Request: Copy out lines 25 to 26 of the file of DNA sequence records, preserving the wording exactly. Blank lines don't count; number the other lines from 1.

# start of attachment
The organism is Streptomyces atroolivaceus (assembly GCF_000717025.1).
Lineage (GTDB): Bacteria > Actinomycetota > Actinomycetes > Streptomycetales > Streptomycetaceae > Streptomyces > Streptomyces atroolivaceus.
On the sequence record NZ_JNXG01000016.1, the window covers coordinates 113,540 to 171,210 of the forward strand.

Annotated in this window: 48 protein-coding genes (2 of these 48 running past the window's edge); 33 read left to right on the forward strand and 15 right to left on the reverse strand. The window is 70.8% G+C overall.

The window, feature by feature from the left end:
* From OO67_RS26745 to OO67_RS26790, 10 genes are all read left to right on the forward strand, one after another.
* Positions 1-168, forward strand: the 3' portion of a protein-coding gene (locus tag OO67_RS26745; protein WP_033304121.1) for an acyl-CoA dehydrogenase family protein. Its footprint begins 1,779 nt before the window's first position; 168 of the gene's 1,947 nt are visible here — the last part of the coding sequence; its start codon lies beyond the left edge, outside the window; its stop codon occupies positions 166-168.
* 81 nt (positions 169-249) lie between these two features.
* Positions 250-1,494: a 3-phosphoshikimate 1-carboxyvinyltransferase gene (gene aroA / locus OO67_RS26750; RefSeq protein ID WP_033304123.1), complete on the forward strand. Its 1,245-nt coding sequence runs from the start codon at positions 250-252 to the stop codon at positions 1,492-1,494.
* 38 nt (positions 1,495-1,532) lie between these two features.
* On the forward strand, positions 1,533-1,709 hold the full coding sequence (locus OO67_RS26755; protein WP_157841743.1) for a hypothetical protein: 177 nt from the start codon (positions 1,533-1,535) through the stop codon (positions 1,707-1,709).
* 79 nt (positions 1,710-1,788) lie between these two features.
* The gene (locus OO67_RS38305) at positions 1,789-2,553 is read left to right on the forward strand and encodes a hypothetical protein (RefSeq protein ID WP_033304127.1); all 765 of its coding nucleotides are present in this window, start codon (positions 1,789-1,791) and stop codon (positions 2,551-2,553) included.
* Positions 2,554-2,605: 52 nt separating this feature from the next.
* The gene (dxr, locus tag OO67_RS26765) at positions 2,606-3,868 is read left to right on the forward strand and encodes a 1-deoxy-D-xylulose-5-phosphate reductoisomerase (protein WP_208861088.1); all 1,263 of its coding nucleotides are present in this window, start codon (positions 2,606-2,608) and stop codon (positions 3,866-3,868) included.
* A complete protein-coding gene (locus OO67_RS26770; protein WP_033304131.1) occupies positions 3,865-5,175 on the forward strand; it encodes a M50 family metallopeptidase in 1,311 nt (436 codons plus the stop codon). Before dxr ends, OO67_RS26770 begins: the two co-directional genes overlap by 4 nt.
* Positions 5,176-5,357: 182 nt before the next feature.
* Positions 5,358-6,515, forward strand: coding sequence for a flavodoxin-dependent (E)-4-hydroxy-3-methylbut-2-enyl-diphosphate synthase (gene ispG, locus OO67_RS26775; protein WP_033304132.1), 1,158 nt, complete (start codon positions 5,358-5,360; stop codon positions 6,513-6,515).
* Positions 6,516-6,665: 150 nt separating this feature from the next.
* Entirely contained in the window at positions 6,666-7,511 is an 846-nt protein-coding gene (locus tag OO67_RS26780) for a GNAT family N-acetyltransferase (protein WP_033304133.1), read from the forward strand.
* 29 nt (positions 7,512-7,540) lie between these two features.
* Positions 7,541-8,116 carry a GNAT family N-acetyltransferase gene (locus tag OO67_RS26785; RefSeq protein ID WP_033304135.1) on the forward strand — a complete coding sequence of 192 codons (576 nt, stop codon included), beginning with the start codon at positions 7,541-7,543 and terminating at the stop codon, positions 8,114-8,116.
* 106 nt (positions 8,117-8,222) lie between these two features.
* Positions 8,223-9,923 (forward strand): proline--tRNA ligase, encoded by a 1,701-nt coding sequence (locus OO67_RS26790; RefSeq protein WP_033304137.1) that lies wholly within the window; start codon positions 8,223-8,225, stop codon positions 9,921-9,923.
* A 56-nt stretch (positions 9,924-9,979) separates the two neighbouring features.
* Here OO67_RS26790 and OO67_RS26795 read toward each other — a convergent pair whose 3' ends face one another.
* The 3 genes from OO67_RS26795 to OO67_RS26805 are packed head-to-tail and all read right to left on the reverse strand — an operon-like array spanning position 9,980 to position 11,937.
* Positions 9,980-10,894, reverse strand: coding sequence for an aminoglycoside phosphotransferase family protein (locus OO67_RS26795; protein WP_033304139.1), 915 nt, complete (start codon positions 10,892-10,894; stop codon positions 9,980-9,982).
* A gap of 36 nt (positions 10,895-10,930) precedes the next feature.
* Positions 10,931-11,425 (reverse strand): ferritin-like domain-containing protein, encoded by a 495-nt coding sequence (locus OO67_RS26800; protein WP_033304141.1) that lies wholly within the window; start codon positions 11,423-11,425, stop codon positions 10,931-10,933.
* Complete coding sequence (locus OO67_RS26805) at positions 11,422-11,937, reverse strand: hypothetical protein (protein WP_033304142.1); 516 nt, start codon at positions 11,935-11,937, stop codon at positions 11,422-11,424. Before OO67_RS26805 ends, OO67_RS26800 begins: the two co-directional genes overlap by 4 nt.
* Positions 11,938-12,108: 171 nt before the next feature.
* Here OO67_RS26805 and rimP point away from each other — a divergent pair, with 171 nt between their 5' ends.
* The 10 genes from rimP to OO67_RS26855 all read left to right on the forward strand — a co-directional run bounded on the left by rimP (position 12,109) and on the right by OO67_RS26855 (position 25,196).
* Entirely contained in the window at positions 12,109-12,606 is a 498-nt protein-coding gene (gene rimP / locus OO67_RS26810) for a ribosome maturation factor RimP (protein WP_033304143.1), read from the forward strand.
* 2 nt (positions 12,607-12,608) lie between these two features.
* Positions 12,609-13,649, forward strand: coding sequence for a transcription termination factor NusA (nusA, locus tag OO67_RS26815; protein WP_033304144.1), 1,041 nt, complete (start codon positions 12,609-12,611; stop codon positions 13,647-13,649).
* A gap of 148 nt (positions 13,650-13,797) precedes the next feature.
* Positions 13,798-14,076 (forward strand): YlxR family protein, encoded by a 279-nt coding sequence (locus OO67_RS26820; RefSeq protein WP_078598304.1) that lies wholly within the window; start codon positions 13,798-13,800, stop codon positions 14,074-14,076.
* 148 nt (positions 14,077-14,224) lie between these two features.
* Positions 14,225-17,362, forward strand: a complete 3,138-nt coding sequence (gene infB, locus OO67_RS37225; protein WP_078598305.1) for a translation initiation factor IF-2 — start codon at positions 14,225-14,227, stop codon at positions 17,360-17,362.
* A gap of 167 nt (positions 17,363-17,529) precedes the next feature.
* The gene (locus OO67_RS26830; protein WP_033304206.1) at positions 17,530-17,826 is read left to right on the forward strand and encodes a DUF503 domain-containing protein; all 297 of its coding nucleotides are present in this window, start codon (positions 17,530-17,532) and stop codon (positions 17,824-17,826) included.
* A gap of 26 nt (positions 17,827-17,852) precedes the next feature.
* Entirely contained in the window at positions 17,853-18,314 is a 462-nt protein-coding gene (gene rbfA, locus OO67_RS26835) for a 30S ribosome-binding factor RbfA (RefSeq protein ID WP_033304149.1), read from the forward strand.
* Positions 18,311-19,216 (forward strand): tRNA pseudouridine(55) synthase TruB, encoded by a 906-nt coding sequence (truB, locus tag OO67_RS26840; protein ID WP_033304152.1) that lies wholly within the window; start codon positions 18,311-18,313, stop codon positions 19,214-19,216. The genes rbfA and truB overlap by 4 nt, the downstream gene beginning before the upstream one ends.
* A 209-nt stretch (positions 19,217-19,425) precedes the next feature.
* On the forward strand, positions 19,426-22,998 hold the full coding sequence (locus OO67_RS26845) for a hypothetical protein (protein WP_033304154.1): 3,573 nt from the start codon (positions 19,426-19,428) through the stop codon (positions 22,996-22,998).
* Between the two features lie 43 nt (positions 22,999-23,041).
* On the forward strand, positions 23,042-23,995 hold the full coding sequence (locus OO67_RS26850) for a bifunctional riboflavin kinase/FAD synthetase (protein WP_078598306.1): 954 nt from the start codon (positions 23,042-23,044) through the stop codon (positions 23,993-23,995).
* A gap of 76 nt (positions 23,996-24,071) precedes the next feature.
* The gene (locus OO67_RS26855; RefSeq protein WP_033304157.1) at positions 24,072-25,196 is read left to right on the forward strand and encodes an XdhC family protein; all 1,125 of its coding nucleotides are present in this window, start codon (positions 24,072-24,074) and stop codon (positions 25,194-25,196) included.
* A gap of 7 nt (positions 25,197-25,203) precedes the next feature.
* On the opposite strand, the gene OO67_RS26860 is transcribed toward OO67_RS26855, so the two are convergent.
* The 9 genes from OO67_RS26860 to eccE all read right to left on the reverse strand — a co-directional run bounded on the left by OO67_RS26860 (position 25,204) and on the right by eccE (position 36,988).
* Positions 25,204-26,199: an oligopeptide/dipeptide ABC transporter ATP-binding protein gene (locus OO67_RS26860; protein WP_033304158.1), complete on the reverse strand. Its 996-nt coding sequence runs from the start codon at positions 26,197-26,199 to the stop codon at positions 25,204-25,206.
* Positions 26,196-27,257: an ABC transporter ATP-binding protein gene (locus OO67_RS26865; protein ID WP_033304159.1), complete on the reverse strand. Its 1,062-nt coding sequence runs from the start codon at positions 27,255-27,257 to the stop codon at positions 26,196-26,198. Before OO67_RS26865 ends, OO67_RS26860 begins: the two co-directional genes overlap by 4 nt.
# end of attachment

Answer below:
* A 56-nt stretch (positions 9,924-9,979) separates the two neighbouring features.
* Here OO67_RS26790 and OO67_RS26795 read toward each other — a convergent pair whose 3' ends face one another.